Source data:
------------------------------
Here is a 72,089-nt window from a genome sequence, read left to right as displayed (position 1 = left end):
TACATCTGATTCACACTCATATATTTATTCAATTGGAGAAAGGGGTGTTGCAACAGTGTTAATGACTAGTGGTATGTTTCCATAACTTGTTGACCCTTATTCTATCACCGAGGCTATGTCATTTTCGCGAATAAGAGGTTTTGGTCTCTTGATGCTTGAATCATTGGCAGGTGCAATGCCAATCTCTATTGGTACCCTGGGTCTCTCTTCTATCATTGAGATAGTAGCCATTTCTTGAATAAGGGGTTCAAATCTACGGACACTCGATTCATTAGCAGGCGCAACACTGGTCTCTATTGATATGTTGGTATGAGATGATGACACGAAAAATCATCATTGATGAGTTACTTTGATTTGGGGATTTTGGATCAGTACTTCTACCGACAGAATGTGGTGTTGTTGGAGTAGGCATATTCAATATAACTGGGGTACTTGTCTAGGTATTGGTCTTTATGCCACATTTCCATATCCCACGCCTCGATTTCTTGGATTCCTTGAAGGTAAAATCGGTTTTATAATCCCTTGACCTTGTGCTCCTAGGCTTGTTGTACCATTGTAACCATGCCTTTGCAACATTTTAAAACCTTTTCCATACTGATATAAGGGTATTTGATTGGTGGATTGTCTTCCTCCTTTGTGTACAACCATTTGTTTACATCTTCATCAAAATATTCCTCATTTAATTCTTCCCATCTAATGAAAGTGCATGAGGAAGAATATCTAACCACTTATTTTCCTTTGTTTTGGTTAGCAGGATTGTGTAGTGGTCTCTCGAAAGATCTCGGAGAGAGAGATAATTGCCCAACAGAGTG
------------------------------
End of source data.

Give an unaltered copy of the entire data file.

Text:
Here is a 72,089-nt window from a genome sequence, read left to right as displayed (position 1 = left end):
TACATCTGATTCACACTCATATATTTATTCAATTGGAGAAAGGGGTGTTGCAACAGTGTTAATGACTAGTGGTATGTTTCCATAACTTGTTGACCCTTATTCTATCACCGAGGCTATGTCATTTTCGCGAATAAGAGGTTTTGGTCTCTTGATGCTTGAATCATTGGCAGGTGCAATGCCAATCTCTATTGGTACCCTGGGTCTCTCTTCTATCATTGAGATAGTAGCCATTTCTTGAATAAGGGGTTCAAATCTACGGACACTCGATTCATTAGCAGGCGCAACACTGGTCTCTATTGATATGTTGGTATGAGATGATGACACGAAAAATCATCATTGATGAGTTACTTTGATTTGGGGATTTTGGATCAGTACTTCTACCGACAGAATGTGGTGTTGTTGGAGTAGGCATATTCAATATAACTGGGGTACTTGTCTAGGTATTGGTCTTTATGCCACATTTCCATATCCCACGCCTCGATTTCTTGGATTCCTTGAAGGTAAAATCGGTTTTATAATCCCTTGACCTTGTGCTCCTAGGCTTGTTGTACCATTGTAACCATGCCTTTGCAACATTTTAAAACCTTTTCCATACTGATATAAGGGTATTTGATTGGTGGATTGTCTTCCTCCTTTGTGTACAACCATTTGTTTACATCTTCATCAAAATATTCCTCATTTAATTCTTCCCATCTAATGAAAGTGCATGAGGAAGAATATCTAACCACTTATTTTCCTTTGTTTTGGTTAGCAGGATTGTGTAGTGGTCTCTCGAAAGATCTCGGAGAGAGAGATAATTGCCCAACAGAGTG